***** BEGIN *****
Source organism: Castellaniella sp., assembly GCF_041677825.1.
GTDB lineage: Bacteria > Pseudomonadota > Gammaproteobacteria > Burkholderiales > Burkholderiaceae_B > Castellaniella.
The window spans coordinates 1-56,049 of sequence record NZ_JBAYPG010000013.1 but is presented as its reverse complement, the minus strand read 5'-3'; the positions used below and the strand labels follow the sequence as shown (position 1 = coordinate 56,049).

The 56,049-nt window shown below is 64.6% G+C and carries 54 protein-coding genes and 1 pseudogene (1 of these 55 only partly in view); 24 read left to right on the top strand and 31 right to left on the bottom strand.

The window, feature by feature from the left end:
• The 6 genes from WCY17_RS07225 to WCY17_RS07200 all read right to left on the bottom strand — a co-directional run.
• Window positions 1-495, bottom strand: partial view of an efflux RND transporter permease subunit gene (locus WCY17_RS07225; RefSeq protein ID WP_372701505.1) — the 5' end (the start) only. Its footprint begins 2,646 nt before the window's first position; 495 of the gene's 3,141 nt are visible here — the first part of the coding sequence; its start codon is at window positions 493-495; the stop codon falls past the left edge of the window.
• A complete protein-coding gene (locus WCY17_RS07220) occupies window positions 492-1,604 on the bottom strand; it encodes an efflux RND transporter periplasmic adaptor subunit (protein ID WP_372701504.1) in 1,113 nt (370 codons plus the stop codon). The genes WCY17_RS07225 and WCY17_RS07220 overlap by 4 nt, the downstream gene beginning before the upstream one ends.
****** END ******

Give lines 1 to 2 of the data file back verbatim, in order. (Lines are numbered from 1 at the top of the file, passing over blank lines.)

Source organism: Castellaniella sp., assembly GCF_041677825.1.
GTDB lineage: Bacteria > Pseudomonadota > Gammaproteobacteria > Burkholderiales > Burkholderiaceae_B > Castellaniella.